4,500 student beds approved under fast-track planning scheme

Student accommodation fast-tracked at UCD and UCC

Permission has been granted for the development of 4,500 student bed spaces and over 7,000 housing units as a result of a fast track planning scheme that the Irish government introduced in July 2017.  

The Strategic Housing Development (SHD) scheme allows applicants building over 100 housing units or over 200 student-bed or shared accommodation spaces to bypass the local authority development processes and submit their development applications directly to An Bord Pleanála, the national planning appeals board.

University College Dublin (UCD) and University College Cork (UCC) are among those who have applied for permission to develop through the SHD system.

UCD’s January 2018 application for the development of a €300m euro on-campus accommodation complex was the first development approved under this new fast-track scheme. This development constitutes UCD’s largest student accommodation scheme to date, increasing on campus beds from 3,179 to over 5,000.  

In March 2018, UCC received permission to develop a new 255-bed development at Victoria Cross in Cork, just four months after they were permitted to submit their application for development directly to An Bord Pleanála.  

In a strategy launched in 2017, the government pledged to increase the supply of purpose-built student accommodation across the country. However, Union of Students in Ireland (USI) Vice-President Michelle Byrne outlined that “even if all PBSA which is projected is successfully completed”, there would still be a deficit of 16,000 beds,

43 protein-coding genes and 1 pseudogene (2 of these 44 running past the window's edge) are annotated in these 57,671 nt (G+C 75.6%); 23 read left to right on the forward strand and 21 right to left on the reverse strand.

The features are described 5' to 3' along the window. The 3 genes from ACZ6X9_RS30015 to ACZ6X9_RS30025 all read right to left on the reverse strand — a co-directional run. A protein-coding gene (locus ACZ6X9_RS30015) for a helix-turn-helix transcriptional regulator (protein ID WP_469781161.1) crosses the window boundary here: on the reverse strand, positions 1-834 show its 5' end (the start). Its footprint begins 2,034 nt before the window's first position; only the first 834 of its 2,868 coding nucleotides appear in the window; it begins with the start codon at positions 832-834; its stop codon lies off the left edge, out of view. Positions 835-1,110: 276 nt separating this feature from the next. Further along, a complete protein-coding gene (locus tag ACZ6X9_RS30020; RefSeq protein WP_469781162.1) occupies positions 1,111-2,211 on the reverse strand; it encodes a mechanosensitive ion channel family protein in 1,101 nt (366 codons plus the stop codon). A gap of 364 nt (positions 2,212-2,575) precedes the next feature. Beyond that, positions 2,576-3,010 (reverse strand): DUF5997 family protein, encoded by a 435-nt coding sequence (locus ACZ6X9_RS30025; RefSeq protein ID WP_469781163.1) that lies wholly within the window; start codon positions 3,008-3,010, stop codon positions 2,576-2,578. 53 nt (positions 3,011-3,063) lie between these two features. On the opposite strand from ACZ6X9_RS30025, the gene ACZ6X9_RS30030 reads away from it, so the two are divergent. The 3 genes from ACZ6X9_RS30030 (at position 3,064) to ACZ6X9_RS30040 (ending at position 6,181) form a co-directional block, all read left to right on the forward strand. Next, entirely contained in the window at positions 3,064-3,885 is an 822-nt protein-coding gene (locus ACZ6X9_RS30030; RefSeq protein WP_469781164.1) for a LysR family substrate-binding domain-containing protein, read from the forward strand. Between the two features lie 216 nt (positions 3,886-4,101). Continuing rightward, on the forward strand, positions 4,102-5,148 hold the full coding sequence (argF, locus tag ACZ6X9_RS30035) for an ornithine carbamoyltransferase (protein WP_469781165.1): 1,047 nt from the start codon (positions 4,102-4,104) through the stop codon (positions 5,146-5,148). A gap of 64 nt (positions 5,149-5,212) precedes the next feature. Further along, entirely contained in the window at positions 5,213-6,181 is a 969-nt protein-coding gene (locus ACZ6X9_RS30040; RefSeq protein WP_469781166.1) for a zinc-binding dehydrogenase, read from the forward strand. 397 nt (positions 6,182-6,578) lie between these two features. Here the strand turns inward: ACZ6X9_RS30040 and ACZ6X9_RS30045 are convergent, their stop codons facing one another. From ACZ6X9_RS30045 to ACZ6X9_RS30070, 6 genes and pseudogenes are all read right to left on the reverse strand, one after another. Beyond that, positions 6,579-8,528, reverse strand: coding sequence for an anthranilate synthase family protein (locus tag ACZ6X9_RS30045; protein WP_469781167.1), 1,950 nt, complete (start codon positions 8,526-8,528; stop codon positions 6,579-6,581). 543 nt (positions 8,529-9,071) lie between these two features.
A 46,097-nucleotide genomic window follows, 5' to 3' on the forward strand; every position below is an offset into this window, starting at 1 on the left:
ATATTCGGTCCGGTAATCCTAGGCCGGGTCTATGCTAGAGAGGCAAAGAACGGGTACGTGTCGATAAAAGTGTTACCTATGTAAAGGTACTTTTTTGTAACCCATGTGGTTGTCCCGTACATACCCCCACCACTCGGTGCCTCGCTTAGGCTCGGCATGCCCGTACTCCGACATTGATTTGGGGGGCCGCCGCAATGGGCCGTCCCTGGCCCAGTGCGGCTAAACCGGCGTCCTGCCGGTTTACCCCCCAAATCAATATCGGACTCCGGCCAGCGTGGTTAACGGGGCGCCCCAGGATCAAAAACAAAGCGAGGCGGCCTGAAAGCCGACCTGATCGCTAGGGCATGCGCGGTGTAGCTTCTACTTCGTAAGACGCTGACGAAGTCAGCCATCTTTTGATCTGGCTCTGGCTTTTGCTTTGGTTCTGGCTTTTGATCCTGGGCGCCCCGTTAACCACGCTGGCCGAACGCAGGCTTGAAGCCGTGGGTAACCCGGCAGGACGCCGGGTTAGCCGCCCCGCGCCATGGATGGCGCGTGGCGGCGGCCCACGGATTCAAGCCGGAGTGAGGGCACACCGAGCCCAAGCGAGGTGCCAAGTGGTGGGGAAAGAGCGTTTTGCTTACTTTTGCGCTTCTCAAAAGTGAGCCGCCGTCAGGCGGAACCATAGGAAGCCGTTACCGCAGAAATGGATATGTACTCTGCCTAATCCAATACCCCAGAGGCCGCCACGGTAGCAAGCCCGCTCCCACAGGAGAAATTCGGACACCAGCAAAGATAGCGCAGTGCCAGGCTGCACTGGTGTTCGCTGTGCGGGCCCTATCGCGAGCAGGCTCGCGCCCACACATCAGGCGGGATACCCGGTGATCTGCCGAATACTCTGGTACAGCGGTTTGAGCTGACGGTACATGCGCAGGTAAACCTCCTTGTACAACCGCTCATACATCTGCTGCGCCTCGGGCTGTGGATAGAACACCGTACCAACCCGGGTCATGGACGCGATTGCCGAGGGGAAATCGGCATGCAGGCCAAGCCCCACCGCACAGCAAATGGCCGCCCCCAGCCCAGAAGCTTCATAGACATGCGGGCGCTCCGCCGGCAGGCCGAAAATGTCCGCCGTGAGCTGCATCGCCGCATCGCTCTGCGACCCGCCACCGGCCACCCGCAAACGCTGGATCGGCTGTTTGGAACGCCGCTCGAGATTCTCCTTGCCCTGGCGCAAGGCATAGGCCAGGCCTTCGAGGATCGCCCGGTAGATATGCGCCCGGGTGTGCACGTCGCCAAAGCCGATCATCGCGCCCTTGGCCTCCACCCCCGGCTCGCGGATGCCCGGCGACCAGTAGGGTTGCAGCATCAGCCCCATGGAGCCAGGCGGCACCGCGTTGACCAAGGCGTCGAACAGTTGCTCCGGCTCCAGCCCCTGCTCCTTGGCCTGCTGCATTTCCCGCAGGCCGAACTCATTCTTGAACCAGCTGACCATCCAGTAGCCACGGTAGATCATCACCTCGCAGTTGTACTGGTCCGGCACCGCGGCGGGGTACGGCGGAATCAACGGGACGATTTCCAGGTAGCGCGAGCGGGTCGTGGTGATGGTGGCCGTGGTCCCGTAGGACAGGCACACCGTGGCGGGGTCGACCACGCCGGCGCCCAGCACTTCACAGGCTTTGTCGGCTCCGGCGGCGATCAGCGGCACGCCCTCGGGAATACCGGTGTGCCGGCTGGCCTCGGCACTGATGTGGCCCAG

Student accommodation currently provided by Trinity includes Trinity Hall in Dartry, on-campus student housing, and recent developments such as Kavanagh Court and Binary Hub. However students face steep rent prices in these four locations, with rent in Kavanagh Court and Binary Hub reaching over €900 per month.  

An Bord Pleanála released that by the end of last year they had received 52 valid applications for developments through its new fast-track scheme, 39 of which had been decided on in 2018.  27 of those applications were granted permission to develop. The applications granted permission include a total of 7,102 housing units (in the form of 3284 houses and 3818 apartments) and 4479 student bed spaces altogether.  

Dave Walsh, chairman of An Bord Pleanála, commented on the success of their performance in deciding cases in a timely fashion, as all 39 cases decided in 2018 were done so within the 16-week target for decisions. It is noted, however, that An Bord Pleanála has not met the required decision deadline in close to two-thirds of appeals cases. Walsh attributes this failure to An Bord Pleanála’s transition to their new IT system, but that they have “made strong progress to turn things around in recent months”.

Lily Rice

Lily Rice is a staff writer for Trinity News. She is a Junior Sophister PPES student.